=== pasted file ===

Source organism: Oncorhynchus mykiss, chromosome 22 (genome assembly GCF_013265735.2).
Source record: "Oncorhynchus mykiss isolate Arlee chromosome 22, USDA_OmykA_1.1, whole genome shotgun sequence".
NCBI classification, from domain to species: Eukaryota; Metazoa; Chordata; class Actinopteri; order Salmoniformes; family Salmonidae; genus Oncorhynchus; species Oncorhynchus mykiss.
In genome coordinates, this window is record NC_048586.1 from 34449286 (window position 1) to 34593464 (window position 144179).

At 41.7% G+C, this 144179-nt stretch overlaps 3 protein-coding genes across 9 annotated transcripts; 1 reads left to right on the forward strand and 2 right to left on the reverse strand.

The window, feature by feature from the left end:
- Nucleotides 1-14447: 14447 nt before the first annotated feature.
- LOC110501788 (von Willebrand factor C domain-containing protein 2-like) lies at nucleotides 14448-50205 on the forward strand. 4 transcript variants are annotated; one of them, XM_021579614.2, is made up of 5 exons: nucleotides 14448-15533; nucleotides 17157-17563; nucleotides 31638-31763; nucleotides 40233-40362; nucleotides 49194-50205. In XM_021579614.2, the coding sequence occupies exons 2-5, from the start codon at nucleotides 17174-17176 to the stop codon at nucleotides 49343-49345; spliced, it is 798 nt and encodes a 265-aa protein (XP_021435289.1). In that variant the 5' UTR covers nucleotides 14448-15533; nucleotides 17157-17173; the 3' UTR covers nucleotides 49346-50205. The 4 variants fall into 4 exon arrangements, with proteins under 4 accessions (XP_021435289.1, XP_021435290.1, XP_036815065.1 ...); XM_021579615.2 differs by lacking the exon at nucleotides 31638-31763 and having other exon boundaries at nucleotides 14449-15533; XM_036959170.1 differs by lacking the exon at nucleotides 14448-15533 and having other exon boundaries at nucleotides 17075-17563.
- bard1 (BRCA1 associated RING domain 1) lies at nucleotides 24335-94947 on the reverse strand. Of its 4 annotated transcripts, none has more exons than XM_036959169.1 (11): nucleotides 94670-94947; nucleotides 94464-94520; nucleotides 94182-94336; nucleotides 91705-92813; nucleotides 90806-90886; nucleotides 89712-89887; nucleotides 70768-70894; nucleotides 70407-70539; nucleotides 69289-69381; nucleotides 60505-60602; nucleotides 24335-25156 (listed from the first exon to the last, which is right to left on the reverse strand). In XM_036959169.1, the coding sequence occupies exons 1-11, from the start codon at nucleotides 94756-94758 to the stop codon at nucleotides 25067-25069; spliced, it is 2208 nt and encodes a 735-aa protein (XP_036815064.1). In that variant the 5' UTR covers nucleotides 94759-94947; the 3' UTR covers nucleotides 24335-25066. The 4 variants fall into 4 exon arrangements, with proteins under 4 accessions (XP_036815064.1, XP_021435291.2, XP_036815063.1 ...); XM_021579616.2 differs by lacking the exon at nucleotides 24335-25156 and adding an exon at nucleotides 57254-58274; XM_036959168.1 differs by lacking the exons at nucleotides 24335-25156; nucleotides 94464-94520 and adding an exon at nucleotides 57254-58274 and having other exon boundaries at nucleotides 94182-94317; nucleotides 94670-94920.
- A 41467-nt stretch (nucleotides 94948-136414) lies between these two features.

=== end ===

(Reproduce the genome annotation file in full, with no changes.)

Source organism: Oncorhynchus mykiss, chromosome 22 (genome assembly GCF_013265735.2).
Source record: "Oncorhynchus mykiss isolate Arlee chromosome 22, USDA_OmykA_1.1, whole genome shotgun sequence".
NCBI classification, from domain to species: Eukaryota; Metazoa; Chordata; class Actinopteri; order Salmoniformes; family Salmonidae; genus Oncorhynchus; species Oncorhynchus mykiss.
In genome coordinates, this window is record NC_048586.1 from 34449286 (window position 1) to 34593464 (window position 144179).

At 41.7% G+C, this 144179-nt stretch overlaps 3 protein-coding genes across 9 annotated transcripts; 1 reads left to right on the forward strand and 2 right to left on the reverse strand.

The window, feature by feature from the left end:
- Nucleotides 1-14447: 14447 nt before the first annotated feature.
- LOC110501788 (von Willebrand factor C domain-containing protein 2-like) lies at nucleotides 14448-50205 on the forward strand. 4 transcript variants are annotated; one of them, XM_021579614.2, is made up of 5 exons: nucleotides 14448-15533; nucleotides 17157-17563; nucleotides 31638-31763; nucleotides 40233-40362; nucleotides 49194-50205. In XM_021579614.2, the coding sequence occupies exons 2-5, from the start codon at nucleotides 17174-17176 to the stop codon at nucleotides 49343-49345; spliced, it is 798 nt and encodes a 265-aa protein (XP_021435289.1). In that variant the 5' UTR covers nucleotides 14448-15533; nucleotides 17157-17173; the 3' UTR covers nucleotides 49346-50205. The 4 variants fall into 4 exon arrangements, with proteins under 4 accessions (XP_021435289.1, XP_021435290.1, XP_036815065.1 ...); XM_021579615.2 differs by lacking the exon at nucleotides 31638-31763 and having other exon boundaries at nucleotides 14449-15533; XM_036959170.1 differs by lacking the exon at nucleotides 14448-15533 and having other exon boundaries at nucleotides 17075-17563.
- bard1 (BRCA1 associated RING domain 1) lies at nucleotides 24335-94947 on the reverse strand. Of its 4 annotated transcripts, none has more exons than XM_036959169.1 (11): nucleotides 94670-94947; nucleotides 94464-94520; nucleotides 94182-94336; nucleotides 91705-92813; nucleotides 90806-90886; nucleotides 89712-89887; nucleotides 70768-70894; nucleotides 70407-70539; nucleotides 69289-69381; nucleotides 60505-60602; nucleotides 24335-25156 (listed from the first exon to the last, which is right to left on the reverse strand). In XM_036959169.1, the coding sequence occupies exons 1-11, from the start codon at nucleotides 94756-94758 to the stop codon at nucleotides 25067-25069; spliced, it is 2208 nt and encodes a 735-aa protein (XP_036815064.1). In that variant the 5' UTR covers nucleotides 94759-94947; the 3' UTR covers nucleotides 24335-25066. The 4 variants fall into 4 exon arrangements, with proteins under 4 accessions (XP_036815064.1, XP_021435291.2, XP_036815063.1 ...); XM_021579616.2 differs by lacking the exon at nucleotides 24335-25156 and adding an exon at nucleotides 57254-58274; XM_036959168.1 differs by lacking the exons at nucleotides 24335-25156; nucleotides 94464-94520 and adding an exon at nucleotides 57254-58274 and having other exon boundaries at nucleotides 94182-94317; nucleotides 94670-94920.
- A 41467-nt stretch (nucleotides 94948-136414) lies between these two features.